Lyrics and themes
The Berlin Wall symbolised David Bowie’s detachment from prevailing musical fashions, which in 1977 were dominated by two contrasting styles, disco and punk.
Whether it was my befuddled brain or because of the lack of impact of the English variety of punk in the US, the whole movement was virtually over by the time it lodged itself in my awareness. The few punk bands I saw in Berlin struck me as being sort of post-’69 Iggy and it seemed like he’d already done that. Though I regret not being around for the whole Pistols circus as that kind of entertainment would have done more for my depressed disposition than just about anything else I could think of.
Uncut, April 2001
Having led trends and played the Pied Piper for much of the 1970s, Bowie chose instead to immerse himself in the cultures of Berlin, with its cabaret, drag clubs and late-night drinking dens.
We would go out at night to the darker elements of the city, to the underground subway red-light districts, just to walk around and check out all the decadence. I would say that his mental stimulation was at an all-time high at that point. It was actually a very good period; there was a lot of clarity to David at that point, in that he was back to being a literary person, very interested in the politics of the day, knowing the news, which I found amazing because he never cared about that. Obviously, there were other things on his mind than doing his record.
Strange Fascination, David Buckley
Bowie’s move to Berlin was made partly to wean himself off cocaine, following a crippling addiction while living in Los Angeles during the mid-Seventies. “I moved out of the coke centre of the world into the smack centre of the world,” he said in 1991. “Thankfully, I didn’t have a feeling for smack, so it wasn’t a threat.”
Although he still used cocaine sporadically well into the 1980s, it was to a far lesser degree, and to all intents and purposes he kicked his addiction in Berlin. While making “Heroes” he instead drank heavily, which made its mark in his lyrics, most notably on the title track and ‘Blackout’.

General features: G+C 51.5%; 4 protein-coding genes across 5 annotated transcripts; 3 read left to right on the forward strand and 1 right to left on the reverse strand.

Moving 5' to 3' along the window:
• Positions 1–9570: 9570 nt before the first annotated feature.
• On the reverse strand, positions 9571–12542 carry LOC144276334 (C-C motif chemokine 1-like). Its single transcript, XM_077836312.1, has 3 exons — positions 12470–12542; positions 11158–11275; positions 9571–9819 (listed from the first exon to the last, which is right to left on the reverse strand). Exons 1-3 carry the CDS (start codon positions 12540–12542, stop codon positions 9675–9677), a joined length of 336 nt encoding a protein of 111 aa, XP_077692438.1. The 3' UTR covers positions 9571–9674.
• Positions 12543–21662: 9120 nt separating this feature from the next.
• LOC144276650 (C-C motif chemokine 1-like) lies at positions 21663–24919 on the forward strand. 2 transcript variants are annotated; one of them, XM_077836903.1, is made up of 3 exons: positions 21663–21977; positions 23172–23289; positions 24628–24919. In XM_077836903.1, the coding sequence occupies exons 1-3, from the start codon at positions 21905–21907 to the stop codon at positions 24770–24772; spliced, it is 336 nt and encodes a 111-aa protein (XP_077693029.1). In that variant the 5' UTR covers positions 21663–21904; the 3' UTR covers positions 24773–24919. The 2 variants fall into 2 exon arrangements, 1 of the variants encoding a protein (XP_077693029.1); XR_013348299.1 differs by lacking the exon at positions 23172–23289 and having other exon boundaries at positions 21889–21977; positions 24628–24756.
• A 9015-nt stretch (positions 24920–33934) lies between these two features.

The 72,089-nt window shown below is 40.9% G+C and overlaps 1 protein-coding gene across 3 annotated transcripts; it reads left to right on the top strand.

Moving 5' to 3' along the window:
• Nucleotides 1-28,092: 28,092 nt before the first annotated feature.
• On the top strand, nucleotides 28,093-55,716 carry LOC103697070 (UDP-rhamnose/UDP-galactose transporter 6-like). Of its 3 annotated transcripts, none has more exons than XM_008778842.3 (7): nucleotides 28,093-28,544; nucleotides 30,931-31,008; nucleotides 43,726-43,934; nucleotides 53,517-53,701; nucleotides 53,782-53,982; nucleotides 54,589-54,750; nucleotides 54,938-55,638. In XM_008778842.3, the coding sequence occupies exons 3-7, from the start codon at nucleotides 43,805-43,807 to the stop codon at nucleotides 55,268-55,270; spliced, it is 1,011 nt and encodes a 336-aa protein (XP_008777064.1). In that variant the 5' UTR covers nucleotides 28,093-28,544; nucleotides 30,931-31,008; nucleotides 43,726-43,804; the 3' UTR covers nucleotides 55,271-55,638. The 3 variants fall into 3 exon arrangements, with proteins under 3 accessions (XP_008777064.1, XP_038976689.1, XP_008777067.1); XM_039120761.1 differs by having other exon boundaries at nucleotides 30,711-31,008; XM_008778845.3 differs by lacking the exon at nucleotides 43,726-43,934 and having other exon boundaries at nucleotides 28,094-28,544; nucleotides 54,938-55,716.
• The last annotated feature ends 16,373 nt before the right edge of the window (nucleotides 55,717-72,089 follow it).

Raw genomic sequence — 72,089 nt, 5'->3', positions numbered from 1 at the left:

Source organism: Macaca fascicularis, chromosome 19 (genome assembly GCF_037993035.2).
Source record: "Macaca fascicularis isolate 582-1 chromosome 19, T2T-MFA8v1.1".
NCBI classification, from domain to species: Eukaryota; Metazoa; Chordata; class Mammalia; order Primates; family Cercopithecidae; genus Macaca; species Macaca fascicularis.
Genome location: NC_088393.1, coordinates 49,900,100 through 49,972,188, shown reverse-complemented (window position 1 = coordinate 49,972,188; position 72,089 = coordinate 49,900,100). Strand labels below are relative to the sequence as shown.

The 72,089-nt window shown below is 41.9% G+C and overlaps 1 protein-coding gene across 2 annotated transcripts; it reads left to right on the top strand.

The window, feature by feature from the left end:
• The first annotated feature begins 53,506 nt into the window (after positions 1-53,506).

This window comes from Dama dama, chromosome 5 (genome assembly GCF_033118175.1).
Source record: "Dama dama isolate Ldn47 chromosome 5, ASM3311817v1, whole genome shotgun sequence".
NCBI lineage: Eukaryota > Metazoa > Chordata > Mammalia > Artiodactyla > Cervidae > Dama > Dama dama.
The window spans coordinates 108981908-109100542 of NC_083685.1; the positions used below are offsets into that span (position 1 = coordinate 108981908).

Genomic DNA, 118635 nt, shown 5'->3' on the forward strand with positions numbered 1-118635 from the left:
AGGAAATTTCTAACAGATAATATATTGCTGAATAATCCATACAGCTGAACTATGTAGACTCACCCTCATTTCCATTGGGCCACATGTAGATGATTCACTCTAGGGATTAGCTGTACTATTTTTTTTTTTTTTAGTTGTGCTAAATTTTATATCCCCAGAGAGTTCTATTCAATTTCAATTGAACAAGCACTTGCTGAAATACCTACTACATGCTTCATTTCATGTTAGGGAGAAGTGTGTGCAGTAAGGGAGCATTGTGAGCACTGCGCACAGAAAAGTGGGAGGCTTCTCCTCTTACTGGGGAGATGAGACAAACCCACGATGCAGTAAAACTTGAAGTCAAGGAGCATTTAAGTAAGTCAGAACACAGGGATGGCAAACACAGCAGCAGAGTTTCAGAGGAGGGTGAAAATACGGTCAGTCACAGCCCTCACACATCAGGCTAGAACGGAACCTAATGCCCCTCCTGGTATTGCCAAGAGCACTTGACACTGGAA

It’s louder and harder and played with more energy. But lyrically it seems far more psychotic. By now I was living full-time in Berlin so my own mood was good. Buoyant even. But those lyrics come from a nook in the unconscious. Still a lot of house cleaning going on, I feel.
Uncut, April 2001
As well finding inspiration in the art and literature of Germany, the influence of Krautrock bands such as Kraftwerk, Can and Neu! was evident. Neu!’s guitarist Michael Rother had been approached to play on Low, but was unavailable; their album Neu ’75 had contained a track called ‘Hero’.
The affection was two-way: Kraftwerk ‘Trans-Europe Express’, released in March 1977, mentioned travelling “From station to station/Back to Dusseldorf City/Meet Iggy Pop and David Bowie”, and the band’s Florian Schneider was in turn namechecked in the title of Bowie’s ‘V-2 Schneider’.
Now I’m fit and happy and well again. I’m enjoying the process of work for the first time in years. It’s more than work. That’s why I say that I’m not interested in posterity.
I’m now concerned with my work being appreciated on a more personal level. Once I had all those big dreams. Oh I had all those big dreams, man. I had them until I learned about simply enjoying the process of working and the process of living.
Melody Maker, 29 October 1977
1977 also saw Bowie confront his fear of flying, and he travelled to England, the USA, Canada, France, Switzerland, the Netherlands, and Japan. This itinerant lifestyle and exposure to different cultures, in conjunction with Berlin’s cosmopolitan nature, presented itself in the “Japanese influence” of ‘Blackout’ and ‘Moss Garden’, as well as the Middle Eastern sounds of ‘Neuköln’ and ‘The Secret Life Of Arabia’.
Although Bowie’s lyrics often indicated nervousness and tension, the recording sessions were reportedly relaxed and enjoyable.
We spent a lot of time laughing, actually. Laughing at ourselves, laughing at our pretentiousness and at some of the stuff that came out and never got on to the album. It was rich with self-parody as well as a lot of inventive ideas. There’s a sense of foreboding that one wouldn’t have expected to come out of that environment, but it did. [Berlin] is not a relaxed place, certainly, and it produces a kind of nervous mirth – whistling in the dark.
The Observer, 20 November 1977